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Durbin defends debit card interchange reform

By Leslie McFadden · Bankrate.com
Monday, June 14, 2010
Posted: 12 pm ET

On Friday, Assistant Senate Majority Leader Dick Durbin, D-Ill., fired off a letter to the CEOs of the Independent Community Bankers of America, or ICBA, and the Credit Union Nation Association, or CUNA, countering their arguments against reform of interchange fees for debit card transactions. According to the Senator's website, his amendment, which the Senate included in its financial reform bill, would "direct the Fed to issue rules to ensure that debit interchange fees are reasonable and proportional to the processing costs incurred."

Debit card interchange fees average 1 percent of the transaction amount and cost merchants at least $10 billion per year, according to the National Retail Federation.

The amendment exempts debit card issuers with assets of less than $10 billion. In an interview with me last week, CUNA CEO Dan Mica contended that the "carve-out" for small issuers could result in merchant discrimination toward lower-fee cards issued by larger banks, or a reduced interchange fee for smaller issuers. He also said customers of credit unions and other modest-sized institutions could face new fees as their issuers try to make up for the revenue loss.

"These assertions are untrue," Sen. Durbin wrote in the letter. A copy of it was posted to his website.

"First, the idea that Visa and MasterCard will drive small banks away from offering debit cards by voluntarily and unilaterally reducing debit interchange rates for small financial institutions -- even though such action would be contrary to their own economic interests and negatively affect a multi-billion dollar annual revenue stream -- is absurd. Even corporate spite has some boundaries, and sacrificing revenues seems inconsistent with the profit-driven actions that Visa and MasterCard have taken to date.

"To the second point, my amendment does not allow discrimination by merchants against issuers of debit cards. As is the case today, under my amendment a merchant who accepts Visa debit cards from large banks would be required to accept Visa debit cards from small banks and credit unions as well. They would also be prohibited from offering discounts for large bank cards and not providing the same discount for small bank cards from the same network."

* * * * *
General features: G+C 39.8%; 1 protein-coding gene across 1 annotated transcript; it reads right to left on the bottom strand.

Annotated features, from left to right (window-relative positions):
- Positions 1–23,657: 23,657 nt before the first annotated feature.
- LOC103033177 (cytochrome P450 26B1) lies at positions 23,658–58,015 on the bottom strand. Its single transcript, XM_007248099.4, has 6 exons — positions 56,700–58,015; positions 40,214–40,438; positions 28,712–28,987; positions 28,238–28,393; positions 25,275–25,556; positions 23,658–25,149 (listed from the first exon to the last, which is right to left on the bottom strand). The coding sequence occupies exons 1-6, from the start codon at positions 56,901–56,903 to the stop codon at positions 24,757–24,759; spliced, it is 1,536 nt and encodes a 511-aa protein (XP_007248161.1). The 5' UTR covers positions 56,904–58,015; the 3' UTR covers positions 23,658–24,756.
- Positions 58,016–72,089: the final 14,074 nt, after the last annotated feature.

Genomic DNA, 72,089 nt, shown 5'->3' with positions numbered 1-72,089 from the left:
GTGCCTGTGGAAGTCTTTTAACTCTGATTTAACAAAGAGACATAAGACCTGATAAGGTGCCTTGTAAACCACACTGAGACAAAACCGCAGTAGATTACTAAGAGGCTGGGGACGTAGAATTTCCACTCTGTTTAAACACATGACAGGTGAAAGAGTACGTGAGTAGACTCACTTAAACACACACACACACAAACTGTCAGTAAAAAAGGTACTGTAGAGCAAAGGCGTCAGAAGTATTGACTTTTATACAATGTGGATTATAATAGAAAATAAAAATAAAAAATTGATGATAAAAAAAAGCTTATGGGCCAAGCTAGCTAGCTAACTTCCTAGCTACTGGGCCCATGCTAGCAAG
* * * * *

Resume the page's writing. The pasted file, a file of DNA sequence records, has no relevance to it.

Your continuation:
You can read the rest of the letter on the senator's website.

Which argument -- for or against interchange fee reform -- do you believe?

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3 Comments
Jeff Schroth
June 14, 2010 at 3:29 pm

Sen. Durbin's argument is a red herring of the first order and seems to demonstrate an odd lack of understanding about how the marketplace actually works out here in the real world.

Nonetheless, a core element of this recent defense does illuminate the argument so many consumers and financial institutions have been making since his hastily-prepared amendment surfaced:

There is no requirement in the current provision that retailers must pass on their savings in the form of lower prices (an idea that was proposed but, surprise surprise, was quashed by the retailers. Since retailers have no less an "economic interest" in their revenue stream than financial institutions, it is clearly absurd to pretend and predict as he has (right along side the retailers) that retailers are likely to "pass on" to their customers any portion of these government-mandated reductions in their cost of doing business - costs, we must keep in mind, that they incur for participating in a payment system that benefits them greatly, and in which they _voluntarily_ participate.

Anyone interested in an analysis of the potential impact on consumers from the Durbin amendment should read a recent report by a highly regarded consultant firm that specializes in payment systems.

"The Durbin Amendment attempts to address incredibly complex and controversial issues in about a thousand words. Political leanings aside, a hastily drafted and implemented law brings untenable systemic risks along with potentially unintended outcomes."

Yes, THAT'S what we need right now - more untenable systemic risks!